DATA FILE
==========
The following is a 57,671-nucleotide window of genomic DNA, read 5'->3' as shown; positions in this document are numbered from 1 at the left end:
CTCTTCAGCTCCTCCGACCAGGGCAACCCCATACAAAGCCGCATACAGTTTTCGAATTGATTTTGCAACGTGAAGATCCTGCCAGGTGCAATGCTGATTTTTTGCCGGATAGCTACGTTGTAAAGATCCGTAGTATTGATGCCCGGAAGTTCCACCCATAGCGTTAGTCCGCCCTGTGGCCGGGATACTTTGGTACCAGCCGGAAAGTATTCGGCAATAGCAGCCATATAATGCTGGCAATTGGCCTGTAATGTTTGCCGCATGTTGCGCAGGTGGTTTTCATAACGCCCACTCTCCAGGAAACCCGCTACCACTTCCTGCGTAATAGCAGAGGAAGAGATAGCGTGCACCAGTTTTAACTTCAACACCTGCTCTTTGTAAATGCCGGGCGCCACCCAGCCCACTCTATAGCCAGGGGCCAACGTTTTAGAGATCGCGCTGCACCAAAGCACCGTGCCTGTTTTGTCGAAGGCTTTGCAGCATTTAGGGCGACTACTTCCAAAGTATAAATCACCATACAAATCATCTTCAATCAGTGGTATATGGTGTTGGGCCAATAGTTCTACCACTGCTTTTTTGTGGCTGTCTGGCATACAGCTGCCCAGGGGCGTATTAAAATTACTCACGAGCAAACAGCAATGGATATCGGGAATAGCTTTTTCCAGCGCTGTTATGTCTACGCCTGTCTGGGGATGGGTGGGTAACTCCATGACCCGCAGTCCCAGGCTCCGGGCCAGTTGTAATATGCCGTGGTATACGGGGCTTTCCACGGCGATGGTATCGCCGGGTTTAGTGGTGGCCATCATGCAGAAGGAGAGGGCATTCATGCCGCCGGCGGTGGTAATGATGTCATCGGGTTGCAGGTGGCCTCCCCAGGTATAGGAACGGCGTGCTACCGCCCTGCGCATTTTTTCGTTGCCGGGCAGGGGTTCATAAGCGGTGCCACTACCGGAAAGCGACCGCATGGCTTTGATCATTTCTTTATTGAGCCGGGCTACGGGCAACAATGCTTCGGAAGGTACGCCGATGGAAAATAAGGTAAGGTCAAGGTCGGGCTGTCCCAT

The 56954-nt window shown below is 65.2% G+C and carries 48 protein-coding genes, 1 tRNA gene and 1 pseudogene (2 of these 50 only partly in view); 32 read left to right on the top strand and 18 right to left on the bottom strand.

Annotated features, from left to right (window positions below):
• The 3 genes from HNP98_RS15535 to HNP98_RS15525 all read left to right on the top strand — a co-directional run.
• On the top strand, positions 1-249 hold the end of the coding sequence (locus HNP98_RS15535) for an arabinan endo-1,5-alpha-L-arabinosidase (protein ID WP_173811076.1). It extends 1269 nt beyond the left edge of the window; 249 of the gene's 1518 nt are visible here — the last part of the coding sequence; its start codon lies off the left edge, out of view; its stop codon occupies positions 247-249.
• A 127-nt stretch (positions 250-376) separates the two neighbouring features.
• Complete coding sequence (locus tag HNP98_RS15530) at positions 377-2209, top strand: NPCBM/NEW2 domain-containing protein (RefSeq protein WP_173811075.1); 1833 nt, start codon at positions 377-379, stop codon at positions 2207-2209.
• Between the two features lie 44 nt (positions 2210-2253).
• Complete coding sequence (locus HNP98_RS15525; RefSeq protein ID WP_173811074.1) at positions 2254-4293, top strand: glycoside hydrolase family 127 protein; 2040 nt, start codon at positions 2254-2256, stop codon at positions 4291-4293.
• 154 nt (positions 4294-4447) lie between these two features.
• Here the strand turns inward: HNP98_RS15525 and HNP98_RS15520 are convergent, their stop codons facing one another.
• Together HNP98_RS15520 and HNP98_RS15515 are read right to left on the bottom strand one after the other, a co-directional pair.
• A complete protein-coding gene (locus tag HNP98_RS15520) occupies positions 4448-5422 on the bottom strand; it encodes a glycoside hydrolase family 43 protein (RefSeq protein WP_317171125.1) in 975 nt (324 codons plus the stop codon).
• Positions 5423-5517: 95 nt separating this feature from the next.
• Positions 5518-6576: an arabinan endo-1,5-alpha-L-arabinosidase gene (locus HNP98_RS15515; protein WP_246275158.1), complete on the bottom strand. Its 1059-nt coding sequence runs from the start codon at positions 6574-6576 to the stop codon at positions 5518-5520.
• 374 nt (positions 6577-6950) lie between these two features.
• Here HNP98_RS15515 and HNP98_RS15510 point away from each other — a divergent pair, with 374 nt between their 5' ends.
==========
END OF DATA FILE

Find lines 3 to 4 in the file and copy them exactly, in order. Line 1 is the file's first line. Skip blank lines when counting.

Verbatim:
The 56954-nt window shown below is 65.2% G+C and carries 48 protein-coding genes, 1 tRNA gene and 1 pseudogene (2 of these 50 only partly in view); 32 read left to right on the top strand and 18 right to left on the bottom strand.

Annotated features, from left to right (window positions below):